Primarily, it comes down to whether one wants to be intellectually lazy and go with the crowd or maintain a level of learnedness and know what one is saying before one says it.
    Don’t even get into phrases like, “for all intents and purposes”. LOL!

    donmagel

    2009 Sep 9 at 11:01

  41. [...] said “mute point” when it should be “moot point”. See here for [...]

    Chip's Technical Blog

    2009 Sep 15 at 20:28

  42. Moot happened already. Mute did not.

    Joe

    2009 Sep 25 at 00:29

  43. [...] Posted by atcfisherman salvation is a mute issue. It's moot. Moot. Not mute. “Moot point,” not “mute point” Language Rules __________________ Confessional Lutheran Christianity: Christ-centered, Cross-focused. [...]

  44. “Moot point”

    Moot -
    1. open to discussion or debate; debatable; doubtful: a moot point.
    2. of little or no practical value or meaning; purely academic.
    3. Chiefly Law. not actual; theoretical; hypothetical.

    Makes perfect sense, way more sense than “mute point”…

    1. silent; refraining from speech or utterance.
    2. not emitting or having sound of any kind.
    3. incapable of speech; dumb.

    Something “becoming a moot point” means that it is no longer of value, any further discussion is purely academic because the result either way is meaningless.

    Something “becoming a mute point” makes no sense whatsoever, to say that the point is silent is too huge of a stretch. A “point” is not a sound, it’s an idea, so how can you silence it unless you metaphorically stretch the definition of sound. I could see saying “they muted the point” if someone suppressed speaking about an idea, but that’s not the general usage and you still wouldn’t say, “they turned it into a mute point” even in that case.

    James

    2009 Nov 9 at 13:52

    • An Eskimo Moot is the legal mechanism where disputes between people are discussed and debated by the whole group. Its purpose is to allow the parties to put forward their arguments which are then debated by all leading to a ruling by the majority concensus.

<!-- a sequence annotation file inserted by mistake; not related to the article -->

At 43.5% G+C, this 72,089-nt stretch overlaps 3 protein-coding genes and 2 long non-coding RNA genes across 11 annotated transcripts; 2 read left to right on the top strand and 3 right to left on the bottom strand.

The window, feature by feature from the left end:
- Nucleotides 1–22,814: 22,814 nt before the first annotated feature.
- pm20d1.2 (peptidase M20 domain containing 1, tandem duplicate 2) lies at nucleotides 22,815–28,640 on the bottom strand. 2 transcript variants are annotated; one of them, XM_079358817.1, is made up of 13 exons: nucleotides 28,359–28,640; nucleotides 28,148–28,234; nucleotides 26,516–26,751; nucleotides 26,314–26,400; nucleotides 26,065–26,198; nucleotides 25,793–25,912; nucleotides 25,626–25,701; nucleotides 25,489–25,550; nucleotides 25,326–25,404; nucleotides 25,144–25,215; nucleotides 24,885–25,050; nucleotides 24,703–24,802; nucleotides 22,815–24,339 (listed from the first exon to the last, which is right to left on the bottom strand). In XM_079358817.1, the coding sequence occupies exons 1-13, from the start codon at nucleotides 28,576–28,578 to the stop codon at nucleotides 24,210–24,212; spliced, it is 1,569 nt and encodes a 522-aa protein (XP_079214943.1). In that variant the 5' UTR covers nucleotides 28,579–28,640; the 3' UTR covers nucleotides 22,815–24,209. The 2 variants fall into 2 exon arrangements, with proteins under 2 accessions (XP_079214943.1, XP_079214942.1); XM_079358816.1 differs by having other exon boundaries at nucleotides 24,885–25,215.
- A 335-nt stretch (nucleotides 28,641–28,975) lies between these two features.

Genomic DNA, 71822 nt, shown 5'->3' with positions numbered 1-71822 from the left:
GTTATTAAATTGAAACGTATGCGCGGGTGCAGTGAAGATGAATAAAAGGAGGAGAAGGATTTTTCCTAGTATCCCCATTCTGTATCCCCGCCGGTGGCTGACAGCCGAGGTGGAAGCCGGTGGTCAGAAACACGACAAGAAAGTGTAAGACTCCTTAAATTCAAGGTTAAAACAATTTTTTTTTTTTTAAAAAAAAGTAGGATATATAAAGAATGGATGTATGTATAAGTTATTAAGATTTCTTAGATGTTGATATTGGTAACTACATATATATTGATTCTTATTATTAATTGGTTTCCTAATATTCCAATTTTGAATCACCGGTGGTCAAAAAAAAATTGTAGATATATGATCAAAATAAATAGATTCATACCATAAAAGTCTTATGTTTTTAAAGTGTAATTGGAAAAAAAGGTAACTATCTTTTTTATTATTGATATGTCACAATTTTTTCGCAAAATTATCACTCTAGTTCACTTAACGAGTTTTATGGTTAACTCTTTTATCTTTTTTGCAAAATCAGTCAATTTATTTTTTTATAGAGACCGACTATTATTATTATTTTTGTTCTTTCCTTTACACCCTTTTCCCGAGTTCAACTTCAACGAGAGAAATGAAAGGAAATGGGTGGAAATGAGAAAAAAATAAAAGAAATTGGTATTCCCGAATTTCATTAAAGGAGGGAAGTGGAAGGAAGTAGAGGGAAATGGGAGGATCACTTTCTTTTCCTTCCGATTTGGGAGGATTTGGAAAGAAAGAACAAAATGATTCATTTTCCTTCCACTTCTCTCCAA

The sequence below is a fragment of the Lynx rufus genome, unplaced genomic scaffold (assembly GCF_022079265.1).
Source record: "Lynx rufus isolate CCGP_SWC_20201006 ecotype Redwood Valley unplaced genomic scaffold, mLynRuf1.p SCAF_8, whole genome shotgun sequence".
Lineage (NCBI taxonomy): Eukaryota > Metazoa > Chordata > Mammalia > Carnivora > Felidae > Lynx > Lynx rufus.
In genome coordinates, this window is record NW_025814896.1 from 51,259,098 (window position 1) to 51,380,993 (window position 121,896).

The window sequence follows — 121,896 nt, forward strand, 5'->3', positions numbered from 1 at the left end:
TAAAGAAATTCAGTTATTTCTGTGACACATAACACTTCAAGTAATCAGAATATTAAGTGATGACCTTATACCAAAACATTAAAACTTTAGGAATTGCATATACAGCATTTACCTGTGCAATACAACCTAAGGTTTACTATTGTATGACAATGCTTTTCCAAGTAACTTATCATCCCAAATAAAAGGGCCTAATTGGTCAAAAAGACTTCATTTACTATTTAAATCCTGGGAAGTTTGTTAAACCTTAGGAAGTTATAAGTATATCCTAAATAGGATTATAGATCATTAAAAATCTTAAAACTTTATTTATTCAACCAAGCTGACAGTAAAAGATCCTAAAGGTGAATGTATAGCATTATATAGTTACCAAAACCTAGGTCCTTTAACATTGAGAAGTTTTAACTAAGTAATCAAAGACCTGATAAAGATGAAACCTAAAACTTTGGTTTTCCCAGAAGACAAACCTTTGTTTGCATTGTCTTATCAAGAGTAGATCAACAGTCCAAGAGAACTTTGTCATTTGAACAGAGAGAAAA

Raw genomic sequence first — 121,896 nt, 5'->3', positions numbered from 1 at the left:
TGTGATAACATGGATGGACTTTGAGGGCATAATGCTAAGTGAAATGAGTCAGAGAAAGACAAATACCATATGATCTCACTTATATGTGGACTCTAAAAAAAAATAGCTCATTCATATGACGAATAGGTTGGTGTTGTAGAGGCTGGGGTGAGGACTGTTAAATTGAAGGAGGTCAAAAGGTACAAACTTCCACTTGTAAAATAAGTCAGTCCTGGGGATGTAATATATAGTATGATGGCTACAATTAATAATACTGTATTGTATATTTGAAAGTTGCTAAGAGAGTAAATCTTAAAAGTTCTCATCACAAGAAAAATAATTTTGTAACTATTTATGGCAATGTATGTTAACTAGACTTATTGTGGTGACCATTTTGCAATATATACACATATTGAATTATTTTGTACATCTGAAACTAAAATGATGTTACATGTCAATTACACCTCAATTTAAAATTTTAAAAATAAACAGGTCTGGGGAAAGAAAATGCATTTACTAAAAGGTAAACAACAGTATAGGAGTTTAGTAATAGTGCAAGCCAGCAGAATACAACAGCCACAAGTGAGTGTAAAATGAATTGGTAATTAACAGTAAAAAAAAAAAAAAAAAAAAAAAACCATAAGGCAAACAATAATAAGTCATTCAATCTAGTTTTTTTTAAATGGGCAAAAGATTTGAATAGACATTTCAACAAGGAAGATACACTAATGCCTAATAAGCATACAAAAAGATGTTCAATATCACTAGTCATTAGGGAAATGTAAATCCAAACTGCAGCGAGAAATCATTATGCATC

I do not know if this is the origination of the word Moot but it has defined the word for me for many years.

      SRC

      Sumrescogitans

      2010 Jan 17 at 06:04

      • Even colors can be muted, so your attempting to make some literal reference to the word mute…is relatively futile.

        Asuigeneris1

        2012 Nov 12 at 04:10

  45. I’m a court reporter and a complete freak about the use of our language. I could take many of your opinions, bind them together and see myself. I particularly liked this thread, very amusing and interesting.
    I used the word “smarmy” recently and my friend had no idea what it meant. I have never heard anyone outside of Eastern NC use that word.
    We also have to consider that, not only is the English language a bastardization of many, many languages (Which is a discussion my kids and I have all of the time) but that it was not even formalized until dictionaries became widely used. Read the notes from Lewis and Clark sometime. The person in here who explained the difference in aks and ask (two of my peeves) was correct. However, they were used interchangably because there was no standard.
    My pet peeves…. prepositions at the end of sentences, the incorrect use of the letters c and k (as in Kash and Karry Stores) and the use of the words irregardless, nucular, realator, and jewlery!!!!!!

    Pamela

    2009 Dec 30 at 19:15

    • Hey, Pamela:

      How about “misunderestimate”?

      James

      2010 Jul 10 at 07:16

  46. You spelled “Definately” incorrectly. Replace the “a” with an “i”.

    K

    2010 Jul 28 at 11:37